We then went to the site of the ancient capital city Mennefer. Imagine going to Paris 2000 years from now and there is nothing left but a few statues...
Originally, the city had many fine temples, palaces and gardens. But today, other than the scattered ruins, most of the city is gone, or lies beneath cultivated fields, Nile silt and local villages.
Mennefer was also known in Ancient Egypt as Ankh Tawy ("That which binds the Two Lands"), thus stressing the strategic position of the city between Upper and Lower Egypt.
Mennefer reached a peak of prestige under the 6th Dynasty as a centre of the cult of Ptah, Sekhmet and Nefertum. It declined briefly after the 18th Dynasty with the rise of Thebes and was revived under the Persian satraps before falling firmly into second place following the foundation of Alexandria.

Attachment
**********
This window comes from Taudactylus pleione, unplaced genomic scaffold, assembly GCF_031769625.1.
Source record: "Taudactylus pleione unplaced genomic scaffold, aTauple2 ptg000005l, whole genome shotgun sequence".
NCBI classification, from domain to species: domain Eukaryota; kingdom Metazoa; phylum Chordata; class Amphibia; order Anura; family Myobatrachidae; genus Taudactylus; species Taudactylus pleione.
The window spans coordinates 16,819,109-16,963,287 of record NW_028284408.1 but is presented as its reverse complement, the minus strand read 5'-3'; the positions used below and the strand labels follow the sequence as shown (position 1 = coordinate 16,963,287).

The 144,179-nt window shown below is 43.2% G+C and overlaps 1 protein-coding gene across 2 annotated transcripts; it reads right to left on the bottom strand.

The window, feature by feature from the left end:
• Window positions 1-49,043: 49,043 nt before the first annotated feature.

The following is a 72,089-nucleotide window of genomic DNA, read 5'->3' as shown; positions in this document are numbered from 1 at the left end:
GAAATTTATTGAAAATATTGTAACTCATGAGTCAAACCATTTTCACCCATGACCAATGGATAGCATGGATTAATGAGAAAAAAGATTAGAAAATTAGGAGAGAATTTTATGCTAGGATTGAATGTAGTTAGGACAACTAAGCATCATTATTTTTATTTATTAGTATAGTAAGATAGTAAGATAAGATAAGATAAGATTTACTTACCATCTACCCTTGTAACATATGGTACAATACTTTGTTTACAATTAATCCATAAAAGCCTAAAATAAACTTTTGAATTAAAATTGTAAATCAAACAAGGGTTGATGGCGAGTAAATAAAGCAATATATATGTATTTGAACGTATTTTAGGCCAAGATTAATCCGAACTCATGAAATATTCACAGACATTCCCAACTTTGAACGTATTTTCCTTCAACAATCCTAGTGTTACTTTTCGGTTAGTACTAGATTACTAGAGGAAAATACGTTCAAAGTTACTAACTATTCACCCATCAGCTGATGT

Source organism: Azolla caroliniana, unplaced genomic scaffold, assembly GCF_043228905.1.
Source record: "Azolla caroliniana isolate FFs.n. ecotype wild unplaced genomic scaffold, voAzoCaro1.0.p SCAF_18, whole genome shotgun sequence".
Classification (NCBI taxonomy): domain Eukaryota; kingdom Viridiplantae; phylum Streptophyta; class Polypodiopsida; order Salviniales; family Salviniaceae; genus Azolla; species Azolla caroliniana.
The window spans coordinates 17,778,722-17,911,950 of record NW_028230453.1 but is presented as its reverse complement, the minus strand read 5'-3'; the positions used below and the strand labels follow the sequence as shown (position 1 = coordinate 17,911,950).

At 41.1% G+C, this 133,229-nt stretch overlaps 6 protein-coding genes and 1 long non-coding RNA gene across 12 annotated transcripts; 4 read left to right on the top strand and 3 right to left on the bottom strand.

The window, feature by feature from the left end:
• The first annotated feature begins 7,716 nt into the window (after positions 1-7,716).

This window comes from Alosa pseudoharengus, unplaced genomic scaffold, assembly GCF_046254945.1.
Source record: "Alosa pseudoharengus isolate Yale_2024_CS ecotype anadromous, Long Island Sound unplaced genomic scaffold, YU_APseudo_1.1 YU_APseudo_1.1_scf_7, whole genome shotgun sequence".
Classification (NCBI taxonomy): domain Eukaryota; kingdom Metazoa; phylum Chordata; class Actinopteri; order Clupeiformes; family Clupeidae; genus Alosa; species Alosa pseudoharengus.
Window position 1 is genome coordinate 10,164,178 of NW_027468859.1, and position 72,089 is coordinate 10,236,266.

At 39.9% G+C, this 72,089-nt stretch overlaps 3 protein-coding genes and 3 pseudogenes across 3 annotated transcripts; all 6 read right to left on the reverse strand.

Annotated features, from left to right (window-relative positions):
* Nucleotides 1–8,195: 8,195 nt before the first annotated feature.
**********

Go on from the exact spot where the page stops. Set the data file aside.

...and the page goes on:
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Tradition tells us that Menes founded the city by creating dikes to protect the area from Nile floods. Afterwards, this great city of the Old Kingdom became the administrative and religious center of Egypt. In fact, so dominating is the city during this era that we refer to it as the Memphite period.
The Egyptian historian Manetho referred to Mennefer as Hi-Ku-P'tah ("Place of the Ka of Ptah"), which he wrote in Greek as Aiγυ πτoς (Ai-gu-ptos), giving us the Latin AEGYPTVS and the modern English Egypt.
Actually, Thebes was never exactly the administrative center of Egypt which Mennefer was, its significance being more religious. In fact, by the 18th Dynasty, the Egyptian Kings had apparently moved back into the Palaces of Mennefer.